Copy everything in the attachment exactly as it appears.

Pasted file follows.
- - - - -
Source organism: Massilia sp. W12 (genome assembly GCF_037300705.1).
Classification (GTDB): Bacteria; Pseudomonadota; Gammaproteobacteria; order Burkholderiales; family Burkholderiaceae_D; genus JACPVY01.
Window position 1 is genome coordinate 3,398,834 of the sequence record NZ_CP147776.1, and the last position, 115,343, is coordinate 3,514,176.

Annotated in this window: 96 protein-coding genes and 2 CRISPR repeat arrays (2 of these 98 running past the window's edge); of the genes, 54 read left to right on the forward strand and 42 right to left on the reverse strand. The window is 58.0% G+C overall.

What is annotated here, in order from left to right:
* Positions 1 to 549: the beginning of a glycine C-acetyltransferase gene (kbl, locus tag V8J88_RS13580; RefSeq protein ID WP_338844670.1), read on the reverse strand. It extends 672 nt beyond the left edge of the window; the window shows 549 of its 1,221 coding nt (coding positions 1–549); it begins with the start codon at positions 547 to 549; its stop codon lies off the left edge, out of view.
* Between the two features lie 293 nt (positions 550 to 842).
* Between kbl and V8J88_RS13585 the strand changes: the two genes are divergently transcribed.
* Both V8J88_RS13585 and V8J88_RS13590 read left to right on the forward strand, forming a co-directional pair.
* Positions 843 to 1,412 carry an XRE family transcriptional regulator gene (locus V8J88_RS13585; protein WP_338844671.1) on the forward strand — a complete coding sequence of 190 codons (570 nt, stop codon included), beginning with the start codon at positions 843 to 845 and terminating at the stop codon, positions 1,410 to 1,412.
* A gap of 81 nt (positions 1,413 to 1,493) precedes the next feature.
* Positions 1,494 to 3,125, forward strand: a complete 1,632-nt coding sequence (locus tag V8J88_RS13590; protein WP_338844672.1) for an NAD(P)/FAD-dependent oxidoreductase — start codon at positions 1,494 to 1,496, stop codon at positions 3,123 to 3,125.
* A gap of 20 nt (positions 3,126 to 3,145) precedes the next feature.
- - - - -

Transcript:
Source organism: Massilia sp. W12 (genome assembly GCF_037300705.1).
Classification (GTDB): Bacteria; Pseudomonadota; Gammaproteobacteria; order Burkholderiales; family Burkholderiaceae_D; genus JACPVY01.
Window position 1 is genome coordinate 3,398,834 of the sequence record NZ_CP147776.1, and the last position, 115,343, is coordinate 3,514,176.

Annotated in this window: 96 protein-coding genes and 2 CRISPR repeat arrays (2 of these 98 running past the window's edge); of the genes, 54 read left to right on the forward strand and 42 right to left on the reverse strand. The window is 58.0% G+C overall.

What is annotated here, in order from left to right:
* Positions 1 to 549: the beginning of a glycine C-acetyltransferase gene (kbl, locus tag V8J88_RS13580; RefSeq protein ID WP_338844670.1), read on the reverse strand. It extends 672 nt beyond the left edge of the window; the window shows 549 of its 1,221 coding nt (coding positions 1–549); it begins with the start codon at positions 547 to 549; its stop codon lies off the left edge, out of view.
* Between the two features lie 293 nt (positions 550 to 842).
* Between kbl and V8J88_RS13585 the strand changes: the two genes are divergently transcribed.
* Both V8J88_RS13585 and V8J88_RS13590 read left to right on the forward strand, forming a co-directional pair.
* Positions 843 to 1,412 carry an XRE family transcriptional regulator gene (locus V8J88_RS13585; protein WP_338844671.1) on the forward strand — a complete coding sequence of 190 codons (570 nt, stop codon included), beginning with the start codon at positions 843 to 845 and terminating at the stop codon, positions 1,410 to 1,412.
* A gap of 81 nt (positions 1,413 to 1,493) precedes the next feature.
* Positions 1,494 to 3,125, forward strand: a complete 1,632-nt coding sequence (locus tag V8J88_RS13590; protein WP_338844672.1) for an NAD(P)/FAD-dependent oxidoreductase — start codon at positions 1,494 to 1,496, stop codon at positions 3,123 to 3,125.
* A gap of 20 nt (positions 3,126 to 3,145) precedes the next feature.